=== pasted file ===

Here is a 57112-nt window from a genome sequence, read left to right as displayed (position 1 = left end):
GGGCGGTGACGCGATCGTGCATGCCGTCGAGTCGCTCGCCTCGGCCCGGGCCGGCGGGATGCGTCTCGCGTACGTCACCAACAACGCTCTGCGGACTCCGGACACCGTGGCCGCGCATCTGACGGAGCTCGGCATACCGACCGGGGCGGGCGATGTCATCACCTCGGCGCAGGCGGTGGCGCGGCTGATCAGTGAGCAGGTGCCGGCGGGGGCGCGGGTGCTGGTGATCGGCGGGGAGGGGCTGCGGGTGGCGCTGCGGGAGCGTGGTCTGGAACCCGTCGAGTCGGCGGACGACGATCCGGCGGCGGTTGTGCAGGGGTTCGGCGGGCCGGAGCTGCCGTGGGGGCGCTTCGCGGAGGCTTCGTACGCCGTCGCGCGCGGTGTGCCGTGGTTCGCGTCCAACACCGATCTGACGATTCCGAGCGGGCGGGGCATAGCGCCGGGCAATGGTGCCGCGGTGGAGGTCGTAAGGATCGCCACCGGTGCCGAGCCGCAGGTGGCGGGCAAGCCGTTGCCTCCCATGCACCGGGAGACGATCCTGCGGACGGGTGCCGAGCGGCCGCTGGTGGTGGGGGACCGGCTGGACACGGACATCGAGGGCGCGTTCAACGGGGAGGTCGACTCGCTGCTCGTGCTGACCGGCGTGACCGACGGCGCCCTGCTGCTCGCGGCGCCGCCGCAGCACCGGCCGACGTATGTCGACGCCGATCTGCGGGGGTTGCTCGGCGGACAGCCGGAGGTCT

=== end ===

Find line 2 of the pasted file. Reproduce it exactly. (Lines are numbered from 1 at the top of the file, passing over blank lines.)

GGGCGGTGACGCGATCGTGCATGCCGTCGAGTCGCTCGCCTCGGCCCGGGCCGGCGGGATGCGTCTCGCGTACGTCACCAACAACGCTCTGCGGACTCCGGACACCGTGGCCGCGCATCTGACGGAGCTCGGCATACCGACCGGGGCGGGCGATGTCATCACCTCGGCGCAGGCGGTGGCGCGGCTGATCAGTGAGCAGGTGCCGGCGGGGGCGCGGGTGCTGGTGATCGGCGGGGAGGGGCTGCGGGTGGCGCTGCGGGAGCGTGGTCTGGAACCCGTCGAGTCGGCGGACGACGATCCGGCGGCGGTTGTGCAGGGGTTCGGCGGGCCGGAGCTGCCGTGGGGGCGCTTCGCGGAGGCTTCGTACGCCGTCGCGCGCGGTGTGCCGTGGTTCGCGTCCAACACCGATCTGACGATTCCGAGCGGGCGGGGCATAGCGCCGGGCAATGGTGCCGCGGTGGAGGTCGTAAGGATCGCCACCGGTGCCGAGCCGCAGGTGGCGGGCAAGCCGTTGCCTCCCATGCACCGGGAGACGATCCTGCGGACGGGTGCCGAGCGGCCGCTGGTGGTGGGGGACCGGCTGGACACGGACATCGAGGGCGCGTTCAACGGGGAGGTCGACTCGCTGCTCGTGCTGACCGGCGTGACCGACGGCGCCCTGCTGCTCGCGGCGCCGCCGCAGCACCGGCCGACGTATGTCGACGCCGATCTGCGGGGGTTGCTCGGCGGACAGCCGGAGGTCT